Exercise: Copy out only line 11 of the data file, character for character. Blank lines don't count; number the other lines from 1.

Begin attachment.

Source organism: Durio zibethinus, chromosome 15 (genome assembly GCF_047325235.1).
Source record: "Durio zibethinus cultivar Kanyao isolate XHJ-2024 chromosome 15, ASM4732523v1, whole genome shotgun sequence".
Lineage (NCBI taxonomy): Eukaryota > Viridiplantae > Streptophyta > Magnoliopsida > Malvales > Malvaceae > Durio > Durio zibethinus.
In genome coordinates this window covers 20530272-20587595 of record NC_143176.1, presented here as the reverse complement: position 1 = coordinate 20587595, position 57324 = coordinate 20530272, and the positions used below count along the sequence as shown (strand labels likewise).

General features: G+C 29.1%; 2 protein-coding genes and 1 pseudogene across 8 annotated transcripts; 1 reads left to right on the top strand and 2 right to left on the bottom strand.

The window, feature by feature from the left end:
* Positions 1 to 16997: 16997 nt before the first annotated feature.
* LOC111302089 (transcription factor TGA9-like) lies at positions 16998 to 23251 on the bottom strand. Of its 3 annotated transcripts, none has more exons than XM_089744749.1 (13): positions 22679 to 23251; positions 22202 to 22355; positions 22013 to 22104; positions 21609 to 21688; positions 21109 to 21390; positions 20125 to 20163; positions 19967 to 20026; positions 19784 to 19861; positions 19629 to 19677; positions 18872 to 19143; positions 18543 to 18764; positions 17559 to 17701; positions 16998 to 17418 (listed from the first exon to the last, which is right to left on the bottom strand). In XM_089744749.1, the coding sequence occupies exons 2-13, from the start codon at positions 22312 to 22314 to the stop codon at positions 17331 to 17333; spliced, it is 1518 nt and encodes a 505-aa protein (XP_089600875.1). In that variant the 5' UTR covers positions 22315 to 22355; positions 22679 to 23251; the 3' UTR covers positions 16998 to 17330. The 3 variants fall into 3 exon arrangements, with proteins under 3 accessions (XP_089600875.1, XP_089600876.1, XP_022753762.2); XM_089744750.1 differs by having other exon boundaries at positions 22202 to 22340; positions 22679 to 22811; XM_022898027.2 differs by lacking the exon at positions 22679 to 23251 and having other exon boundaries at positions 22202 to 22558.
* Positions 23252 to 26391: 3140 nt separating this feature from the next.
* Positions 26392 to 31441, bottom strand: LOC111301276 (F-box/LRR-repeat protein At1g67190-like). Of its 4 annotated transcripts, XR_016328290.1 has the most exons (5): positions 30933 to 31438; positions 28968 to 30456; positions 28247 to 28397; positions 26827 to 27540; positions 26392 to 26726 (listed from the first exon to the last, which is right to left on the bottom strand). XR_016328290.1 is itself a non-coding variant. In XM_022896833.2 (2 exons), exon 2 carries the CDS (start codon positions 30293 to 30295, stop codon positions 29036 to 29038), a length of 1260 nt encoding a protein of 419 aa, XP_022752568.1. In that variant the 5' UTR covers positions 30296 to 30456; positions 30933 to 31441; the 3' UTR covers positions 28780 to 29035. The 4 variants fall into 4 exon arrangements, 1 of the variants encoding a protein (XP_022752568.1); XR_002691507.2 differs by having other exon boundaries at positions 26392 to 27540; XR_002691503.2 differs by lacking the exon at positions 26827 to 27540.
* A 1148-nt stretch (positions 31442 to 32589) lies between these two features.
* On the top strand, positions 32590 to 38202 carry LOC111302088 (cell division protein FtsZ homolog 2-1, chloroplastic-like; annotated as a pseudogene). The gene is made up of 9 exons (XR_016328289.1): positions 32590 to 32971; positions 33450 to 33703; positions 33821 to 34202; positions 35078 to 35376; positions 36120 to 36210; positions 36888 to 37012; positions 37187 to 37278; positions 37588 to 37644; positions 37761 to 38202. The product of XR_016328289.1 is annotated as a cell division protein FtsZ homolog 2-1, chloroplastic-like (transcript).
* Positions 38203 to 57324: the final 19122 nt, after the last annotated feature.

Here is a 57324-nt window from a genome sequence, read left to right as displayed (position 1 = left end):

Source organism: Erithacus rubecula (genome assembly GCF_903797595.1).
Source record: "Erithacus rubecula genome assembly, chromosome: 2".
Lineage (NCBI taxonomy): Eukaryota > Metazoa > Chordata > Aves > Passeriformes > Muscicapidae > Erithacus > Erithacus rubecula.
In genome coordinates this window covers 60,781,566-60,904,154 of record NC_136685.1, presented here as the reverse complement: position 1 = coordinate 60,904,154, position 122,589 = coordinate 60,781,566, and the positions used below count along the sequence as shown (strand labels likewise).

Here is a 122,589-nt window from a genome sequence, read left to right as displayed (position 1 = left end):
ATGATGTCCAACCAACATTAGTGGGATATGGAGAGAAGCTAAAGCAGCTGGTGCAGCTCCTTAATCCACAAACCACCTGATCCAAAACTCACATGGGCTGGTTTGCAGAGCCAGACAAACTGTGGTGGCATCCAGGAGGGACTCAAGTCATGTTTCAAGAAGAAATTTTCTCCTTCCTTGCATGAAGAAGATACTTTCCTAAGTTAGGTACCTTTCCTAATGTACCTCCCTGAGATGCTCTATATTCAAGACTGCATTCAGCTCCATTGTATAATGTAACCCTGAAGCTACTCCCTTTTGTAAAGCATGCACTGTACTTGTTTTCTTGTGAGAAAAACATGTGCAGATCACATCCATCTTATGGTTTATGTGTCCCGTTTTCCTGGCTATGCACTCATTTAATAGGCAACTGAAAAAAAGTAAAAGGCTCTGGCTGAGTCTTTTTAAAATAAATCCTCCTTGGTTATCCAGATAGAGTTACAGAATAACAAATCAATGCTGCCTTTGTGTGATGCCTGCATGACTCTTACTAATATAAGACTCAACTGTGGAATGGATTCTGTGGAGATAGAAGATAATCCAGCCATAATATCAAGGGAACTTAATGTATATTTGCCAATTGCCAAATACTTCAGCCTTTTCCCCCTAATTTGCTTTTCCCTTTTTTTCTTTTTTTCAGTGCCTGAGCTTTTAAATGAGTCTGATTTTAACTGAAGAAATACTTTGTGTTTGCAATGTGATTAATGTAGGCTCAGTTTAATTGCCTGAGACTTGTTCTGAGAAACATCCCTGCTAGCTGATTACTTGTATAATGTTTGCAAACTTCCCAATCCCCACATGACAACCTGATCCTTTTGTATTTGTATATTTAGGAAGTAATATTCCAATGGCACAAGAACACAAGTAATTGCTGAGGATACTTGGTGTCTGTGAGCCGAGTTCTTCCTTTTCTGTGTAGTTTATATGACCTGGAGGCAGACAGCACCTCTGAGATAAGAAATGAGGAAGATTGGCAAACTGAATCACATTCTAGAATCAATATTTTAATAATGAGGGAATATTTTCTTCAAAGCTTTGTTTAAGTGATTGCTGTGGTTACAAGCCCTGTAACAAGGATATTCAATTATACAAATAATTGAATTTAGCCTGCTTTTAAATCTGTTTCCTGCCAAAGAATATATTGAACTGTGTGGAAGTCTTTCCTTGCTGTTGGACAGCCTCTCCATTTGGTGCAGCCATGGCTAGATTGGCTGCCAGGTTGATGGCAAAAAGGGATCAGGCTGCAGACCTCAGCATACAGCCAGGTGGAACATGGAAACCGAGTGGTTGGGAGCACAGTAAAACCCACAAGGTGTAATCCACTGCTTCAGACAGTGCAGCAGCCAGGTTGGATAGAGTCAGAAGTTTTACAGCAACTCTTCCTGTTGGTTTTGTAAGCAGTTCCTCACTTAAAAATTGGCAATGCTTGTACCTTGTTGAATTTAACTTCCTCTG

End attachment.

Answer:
* A 1148-nt stretch (positions 31442 to 32589) lies between these two features.